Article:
In Code First, you just write code.  You don’t run the Entity Framework visual design tool, neither to design entities (Model First) nor to map entities to an existing database (Database First). You don’t have to create or update a database schema; Entity Framework Code First can generate a temporary database for you that which may be adequate to your development needs for some time. There is no XML file – no EDMX file – to represent your model and storage schemas.

Perhaps it should have been called Code Only. Its signature distinguishing characteristic is that you do everything in code; there is no Entity Data Model (EDM).

Entity Framework Code First

"DevForce Code First" is technology that builds upon "Entity Framework Code First" (EF CF) which is an official add-on to Entity Framework 4.  DevForce supports every release of EF 4, from 4.1 through to the latest 4.4 release.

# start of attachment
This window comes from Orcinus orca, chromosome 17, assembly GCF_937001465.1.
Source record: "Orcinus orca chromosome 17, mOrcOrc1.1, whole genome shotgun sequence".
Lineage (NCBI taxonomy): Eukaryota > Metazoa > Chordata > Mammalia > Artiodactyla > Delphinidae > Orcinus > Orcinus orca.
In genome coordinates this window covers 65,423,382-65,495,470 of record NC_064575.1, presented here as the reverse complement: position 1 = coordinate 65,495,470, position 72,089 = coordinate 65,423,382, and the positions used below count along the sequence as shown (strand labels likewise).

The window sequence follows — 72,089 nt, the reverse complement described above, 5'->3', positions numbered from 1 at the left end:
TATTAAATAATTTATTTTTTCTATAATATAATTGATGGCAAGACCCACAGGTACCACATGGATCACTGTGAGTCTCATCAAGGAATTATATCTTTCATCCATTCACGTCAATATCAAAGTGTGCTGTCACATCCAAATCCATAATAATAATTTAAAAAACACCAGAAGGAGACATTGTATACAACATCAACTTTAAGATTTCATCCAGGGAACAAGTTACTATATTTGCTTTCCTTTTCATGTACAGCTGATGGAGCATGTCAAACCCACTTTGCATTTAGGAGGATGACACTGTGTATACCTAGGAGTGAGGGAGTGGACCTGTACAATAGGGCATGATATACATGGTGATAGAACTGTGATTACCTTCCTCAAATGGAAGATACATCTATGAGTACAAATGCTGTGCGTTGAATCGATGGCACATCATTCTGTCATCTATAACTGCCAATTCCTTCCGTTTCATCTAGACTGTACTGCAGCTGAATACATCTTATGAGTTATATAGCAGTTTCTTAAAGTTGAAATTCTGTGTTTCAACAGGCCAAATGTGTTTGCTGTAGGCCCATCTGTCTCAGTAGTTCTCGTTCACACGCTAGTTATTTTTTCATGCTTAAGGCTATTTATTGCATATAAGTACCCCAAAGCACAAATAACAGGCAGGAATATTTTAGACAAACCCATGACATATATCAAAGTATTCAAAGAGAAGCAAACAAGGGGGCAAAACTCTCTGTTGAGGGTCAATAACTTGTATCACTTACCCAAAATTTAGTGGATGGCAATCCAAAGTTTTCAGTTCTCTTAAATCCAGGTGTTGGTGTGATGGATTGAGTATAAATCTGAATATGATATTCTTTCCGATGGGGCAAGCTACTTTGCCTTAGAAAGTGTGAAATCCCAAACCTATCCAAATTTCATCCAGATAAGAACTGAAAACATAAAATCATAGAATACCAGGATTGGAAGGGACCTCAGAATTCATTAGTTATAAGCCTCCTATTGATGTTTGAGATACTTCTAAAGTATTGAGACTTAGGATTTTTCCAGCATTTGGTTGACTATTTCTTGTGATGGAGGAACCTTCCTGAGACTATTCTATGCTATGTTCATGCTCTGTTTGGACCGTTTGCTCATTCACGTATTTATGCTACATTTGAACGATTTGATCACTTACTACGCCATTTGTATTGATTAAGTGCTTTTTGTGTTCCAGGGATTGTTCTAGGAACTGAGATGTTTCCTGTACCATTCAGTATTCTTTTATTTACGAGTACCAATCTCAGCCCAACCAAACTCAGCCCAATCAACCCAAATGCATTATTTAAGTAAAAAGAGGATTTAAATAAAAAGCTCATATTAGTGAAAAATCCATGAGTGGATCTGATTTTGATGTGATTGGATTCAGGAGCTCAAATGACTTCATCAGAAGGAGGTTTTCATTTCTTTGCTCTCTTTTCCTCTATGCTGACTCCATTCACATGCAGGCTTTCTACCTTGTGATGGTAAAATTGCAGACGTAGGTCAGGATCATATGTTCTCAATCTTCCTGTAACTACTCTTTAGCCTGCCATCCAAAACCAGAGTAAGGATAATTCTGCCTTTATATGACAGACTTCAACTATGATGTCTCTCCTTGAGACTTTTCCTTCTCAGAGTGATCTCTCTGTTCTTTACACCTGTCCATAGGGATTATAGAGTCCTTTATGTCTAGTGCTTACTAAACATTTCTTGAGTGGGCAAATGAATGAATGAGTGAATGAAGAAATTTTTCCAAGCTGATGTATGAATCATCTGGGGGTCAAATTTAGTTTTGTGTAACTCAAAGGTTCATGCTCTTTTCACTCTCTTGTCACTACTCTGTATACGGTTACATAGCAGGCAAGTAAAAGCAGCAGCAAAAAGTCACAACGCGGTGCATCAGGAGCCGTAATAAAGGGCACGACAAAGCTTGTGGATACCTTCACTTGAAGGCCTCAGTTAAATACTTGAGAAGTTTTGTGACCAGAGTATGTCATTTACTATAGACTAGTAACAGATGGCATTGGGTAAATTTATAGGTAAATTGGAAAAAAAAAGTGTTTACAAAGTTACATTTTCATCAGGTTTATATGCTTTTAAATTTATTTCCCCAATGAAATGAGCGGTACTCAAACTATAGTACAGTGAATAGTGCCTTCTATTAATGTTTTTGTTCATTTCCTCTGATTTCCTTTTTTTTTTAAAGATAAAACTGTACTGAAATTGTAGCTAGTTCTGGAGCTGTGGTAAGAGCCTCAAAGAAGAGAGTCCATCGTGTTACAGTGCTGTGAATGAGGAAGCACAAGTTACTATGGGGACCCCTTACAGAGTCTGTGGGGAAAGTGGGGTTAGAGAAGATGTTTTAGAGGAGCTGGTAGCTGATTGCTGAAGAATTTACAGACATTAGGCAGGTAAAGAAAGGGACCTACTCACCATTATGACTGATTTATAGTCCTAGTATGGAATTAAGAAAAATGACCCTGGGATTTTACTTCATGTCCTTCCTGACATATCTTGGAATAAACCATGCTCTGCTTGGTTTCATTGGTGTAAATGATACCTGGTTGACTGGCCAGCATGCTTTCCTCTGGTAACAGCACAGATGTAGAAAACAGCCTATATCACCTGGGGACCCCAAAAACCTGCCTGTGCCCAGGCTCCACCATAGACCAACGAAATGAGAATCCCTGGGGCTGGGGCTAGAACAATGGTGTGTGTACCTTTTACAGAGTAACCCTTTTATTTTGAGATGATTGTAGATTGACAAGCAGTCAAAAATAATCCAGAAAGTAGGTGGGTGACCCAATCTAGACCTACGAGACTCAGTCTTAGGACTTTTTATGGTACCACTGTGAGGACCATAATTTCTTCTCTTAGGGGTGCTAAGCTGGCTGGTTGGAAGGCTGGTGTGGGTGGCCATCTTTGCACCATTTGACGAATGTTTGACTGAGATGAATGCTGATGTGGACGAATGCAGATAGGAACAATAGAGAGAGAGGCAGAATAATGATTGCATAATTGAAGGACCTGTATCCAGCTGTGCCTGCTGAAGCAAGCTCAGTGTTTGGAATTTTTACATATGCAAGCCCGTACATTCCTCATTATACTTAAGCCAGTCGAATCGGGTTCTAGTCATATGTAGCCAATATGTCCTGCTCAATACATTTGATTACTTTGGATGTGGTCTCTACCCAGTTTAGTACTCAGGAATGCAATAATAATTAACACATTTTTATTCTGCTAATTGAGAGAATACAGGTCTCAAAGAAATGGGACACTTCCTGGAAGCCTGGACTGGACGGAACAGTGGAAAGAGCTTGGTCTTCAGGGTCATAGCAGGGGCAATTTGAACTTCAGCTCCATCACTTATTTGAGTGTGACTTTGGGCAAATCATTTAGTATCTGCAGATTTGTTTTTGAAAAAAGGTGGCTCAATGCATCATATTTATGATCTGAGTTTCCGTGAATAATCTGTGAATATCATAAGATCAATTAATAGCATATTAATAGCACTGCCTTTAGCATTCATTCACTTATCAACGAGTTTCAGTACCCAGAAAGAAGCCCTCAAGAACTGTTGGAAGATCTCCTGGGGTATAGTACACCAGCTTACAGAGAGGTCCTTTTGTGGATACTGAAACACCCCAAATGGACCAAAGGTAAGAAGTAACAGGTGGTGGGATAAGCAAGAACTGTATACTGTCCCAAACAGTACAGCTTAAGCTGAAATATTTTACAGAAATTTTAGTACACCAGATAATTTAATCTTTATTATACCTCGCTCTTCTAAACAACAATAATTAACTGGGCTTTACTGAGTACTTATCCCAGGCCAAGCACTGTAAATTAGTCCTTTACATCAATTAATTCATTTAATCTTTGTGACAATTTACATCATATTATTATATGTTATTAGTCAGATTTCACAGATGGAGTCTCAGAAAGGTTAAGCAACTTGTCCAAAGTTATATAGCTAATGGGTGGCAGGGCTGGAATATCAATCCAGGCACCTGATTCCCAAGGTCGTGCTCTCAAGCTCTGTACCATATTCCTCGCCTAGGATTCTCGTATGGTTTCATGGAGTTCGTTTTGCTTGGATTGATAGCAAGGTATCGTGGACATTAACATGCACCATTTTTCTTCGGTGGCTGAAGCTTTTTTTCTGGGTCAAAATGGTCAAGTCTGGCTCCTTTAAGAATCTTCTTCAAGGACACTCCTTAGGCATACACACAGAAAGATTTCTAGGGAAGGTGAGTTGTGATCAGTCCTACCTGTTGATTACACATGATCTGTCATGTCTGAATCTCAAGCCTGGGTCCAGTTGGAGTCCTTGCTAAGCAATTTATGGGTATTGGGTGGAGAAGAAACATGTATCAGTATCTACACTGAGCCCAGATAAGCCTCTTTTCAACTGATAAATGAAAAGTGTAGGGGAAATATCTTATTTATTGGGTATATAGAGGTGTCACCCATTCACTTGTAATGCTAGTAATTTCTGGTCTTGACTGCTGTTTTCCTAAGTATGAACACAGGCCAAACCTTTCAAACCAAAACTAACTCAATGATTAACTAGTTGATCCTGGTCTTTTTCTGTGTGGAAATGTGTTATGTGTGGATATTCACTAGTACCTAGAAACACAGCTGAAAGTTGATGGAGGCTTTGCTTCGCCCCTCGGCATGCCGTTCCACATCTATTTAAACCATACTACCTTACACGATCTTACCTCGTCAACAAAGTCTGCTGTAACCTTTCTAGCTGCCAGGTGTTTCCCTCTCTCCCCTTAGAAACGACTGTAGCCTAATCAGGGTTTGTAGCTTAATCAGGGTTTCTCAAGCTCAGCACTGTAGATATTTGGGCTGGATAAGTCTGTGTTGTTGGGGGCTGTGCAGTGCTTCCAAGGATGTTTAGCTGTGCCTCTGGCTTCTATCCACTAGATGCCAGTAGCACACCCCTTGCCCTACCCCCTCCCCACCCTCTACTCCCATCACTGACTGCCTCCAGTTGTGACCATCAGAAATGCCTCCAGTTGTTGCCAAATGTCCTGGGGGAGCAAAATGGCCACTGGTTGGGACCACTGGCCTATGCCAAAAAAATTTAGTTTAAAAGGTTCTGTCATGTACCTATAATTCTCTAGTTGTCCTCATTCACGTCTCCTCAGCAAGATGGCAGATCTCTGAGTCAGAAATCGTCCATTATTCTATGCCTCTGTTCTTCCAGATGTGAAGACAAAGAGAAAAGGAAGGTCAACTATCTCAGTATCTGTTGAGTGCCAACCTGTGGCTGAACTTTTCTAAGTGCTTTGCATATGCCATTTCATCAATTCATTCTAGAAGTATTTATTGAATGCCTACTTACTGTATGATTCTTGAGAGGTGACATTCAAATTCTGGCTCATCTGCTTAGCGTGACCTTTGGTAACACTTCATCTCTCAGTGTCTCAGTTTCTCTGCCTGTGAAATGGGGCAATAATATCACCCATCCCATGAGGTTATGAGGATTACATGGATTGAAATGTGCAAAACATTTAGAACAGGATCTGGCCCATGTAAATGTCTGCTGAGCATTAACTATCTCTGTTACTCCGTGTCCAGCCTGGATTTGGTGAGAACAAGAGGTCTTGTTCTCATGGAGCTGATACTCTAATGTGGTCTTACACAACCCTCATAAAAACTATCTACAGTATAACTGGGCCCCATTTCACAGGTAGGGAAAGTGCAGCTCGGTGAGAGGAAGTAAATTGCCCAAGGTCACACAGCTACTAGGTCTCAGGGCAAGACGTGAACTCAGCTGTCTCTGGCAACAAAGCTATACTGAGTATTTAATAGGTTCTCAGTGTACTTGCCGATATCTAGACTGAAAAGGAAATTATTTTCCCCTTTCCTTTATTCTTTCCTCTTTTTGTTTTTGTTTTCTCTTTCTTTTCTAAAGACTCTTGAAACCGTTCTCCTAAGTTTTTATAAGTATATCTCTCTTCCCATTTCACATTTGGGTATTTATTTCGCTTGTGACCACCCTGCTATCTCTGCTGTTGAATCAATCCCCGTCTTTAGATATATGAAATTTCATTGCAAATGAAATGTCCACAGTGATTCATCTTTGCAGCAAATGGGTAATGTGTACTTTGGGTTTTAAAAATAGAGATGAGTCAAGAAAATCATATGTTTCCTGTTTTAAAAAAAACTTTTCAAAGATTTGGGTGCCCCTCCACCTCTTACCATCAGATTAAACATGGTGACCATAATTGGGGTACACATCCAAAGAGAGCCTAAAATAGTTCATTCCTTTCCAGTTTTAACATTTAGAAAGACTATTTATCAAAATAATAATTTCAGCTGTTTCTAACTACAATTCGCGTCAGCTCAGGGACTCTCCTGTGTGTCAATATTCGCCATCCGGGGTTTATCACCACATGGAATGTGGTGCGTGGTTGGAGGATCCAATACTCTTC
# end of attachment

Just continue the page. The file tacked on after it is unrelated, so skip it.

All EF 4 releases after 4.1 are available via the EntityFramework Nuget package.  The DevForce 2010 Code First NuGet package automatically installs the EntityFramework package if not already present.

Microsoft’s Data Developer Center is a good place to learn about Entity Framework Code First. But everyone should begin with Julie Lerman's short book about Entity Framework Code First. Also check out Julie’s 6 minute video introduction.

You will be using your EF Code First skills when you build DevForce entity models in Code First style. We won’t try to explain the details of EF Code First development in our documentation. In fact, we typically assume that you have already added EF Code First to your application project(s) and know how EF's Code First works. 

Usually you can rely on EF Code First naming conventions to map most of your entity classes to the tables and columns in your database. For example, you don’t have to do anything when there’s a "Name" column in the "Customer" table to match the Name property of your Customer entity.